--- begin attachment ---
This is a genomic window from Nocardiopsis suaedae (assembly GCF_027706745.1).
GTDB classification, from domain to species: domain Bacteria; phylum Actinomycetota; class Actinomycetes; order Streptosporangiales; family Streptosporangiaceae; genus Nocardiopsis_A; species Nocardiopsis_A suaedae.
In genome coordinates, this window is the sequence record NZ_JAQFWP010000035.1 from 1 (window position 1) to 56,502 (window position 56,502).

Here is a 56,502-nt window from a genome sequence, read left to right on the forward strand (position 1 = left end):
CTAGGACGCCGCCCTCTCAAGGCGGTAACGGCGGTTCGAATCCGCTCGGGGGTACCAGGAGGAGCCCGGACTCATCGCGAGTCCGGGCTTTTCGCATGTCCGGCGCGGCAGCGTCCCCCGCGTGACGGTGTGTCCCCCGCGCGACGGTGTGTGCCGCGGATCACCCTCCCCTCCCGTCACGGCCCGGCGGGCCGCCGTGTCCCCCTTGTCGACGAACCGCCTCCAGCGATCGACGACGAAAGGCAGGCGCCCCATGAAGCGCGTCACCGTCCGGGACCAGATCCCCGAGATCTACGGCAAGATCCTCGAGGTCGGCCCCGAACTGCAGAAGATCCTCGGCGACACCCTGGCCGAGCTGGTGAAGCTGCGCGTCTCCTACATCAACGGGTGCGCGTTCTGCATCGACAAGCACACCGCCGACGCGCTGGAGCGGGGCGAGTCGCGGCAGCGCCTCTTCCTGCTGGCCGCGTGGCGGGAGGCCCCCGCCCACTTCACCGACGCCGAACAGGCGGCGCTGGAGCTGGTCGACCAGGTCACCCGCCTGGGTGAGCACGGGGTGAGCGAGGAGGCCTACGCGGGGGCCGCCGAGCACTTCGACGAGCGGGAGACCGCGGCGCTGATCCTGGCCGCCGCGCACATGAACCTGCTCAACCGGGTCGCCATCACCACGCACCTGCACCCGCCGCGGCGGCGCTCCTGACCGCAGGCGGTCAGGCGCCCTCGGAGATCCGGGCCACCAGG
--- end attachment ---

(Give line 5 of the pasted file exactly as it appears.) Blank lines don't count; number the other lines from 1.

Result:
CTAGGACGCCGCCCTCTCAAGGCGGTAACGGCGGTTCGAATCCGCTCGGGGGTACCAGGAGGAGCCCGGACTCATCGCGAGTCCGGGCTTTTCGCATGTCCGGCGCGGCAGCGTCCCCCGCGTGACGGTGTGTCCCCCGCGCGACGGTGTGTGCCGCGGATCACCCTCCCCTCCCGTCACGGCCCGGCGGGCCGCCGTGTCCCCCTTGTCGACGAACCGCCTCCAGCGATCGACGACGAAAGGCAGGCGCCCCATGAAGCGCGTCACCGTCCGGGACCAGATCCCCGAGATCTACGGCAAGATCCTCGAGGTCGGCCCCGAACTGCAGAAGATCCTCGGCGACACCCTGGCCGAGCTGGTGAAGCTGCGCGTCTCCTACATCAACGGGTGCGCGTTCTGCATCGACAAGCACACCGCCGACGCGCTGGAGCGGGGCGAGTCGCGGCAGCGCCTCTTCCTGCTGGCCGCGTGGCGGGAGGCCCCCGCCCACTTCACCGACGCCGAACAGGCGGCGCTGGAGCTGGTCGACCAGGTCACCCGCCTGGGTGAGCACGGGGTGAGCGAGGAGGCCTACGCGGGGGCCGCCGAGCACTTCGACGAGCGGGAGACCGCGGCGCTGATCCTGGCCGCCGCGCACATGAACCTGCTCAACCGGGTCGCCATCACCACGCACCTGCACCCGCCGCGGCGGCGCTCCTGACCGCAGGCGGTCAGGCGCCCTCGGAGATCCGGGCCACCAGG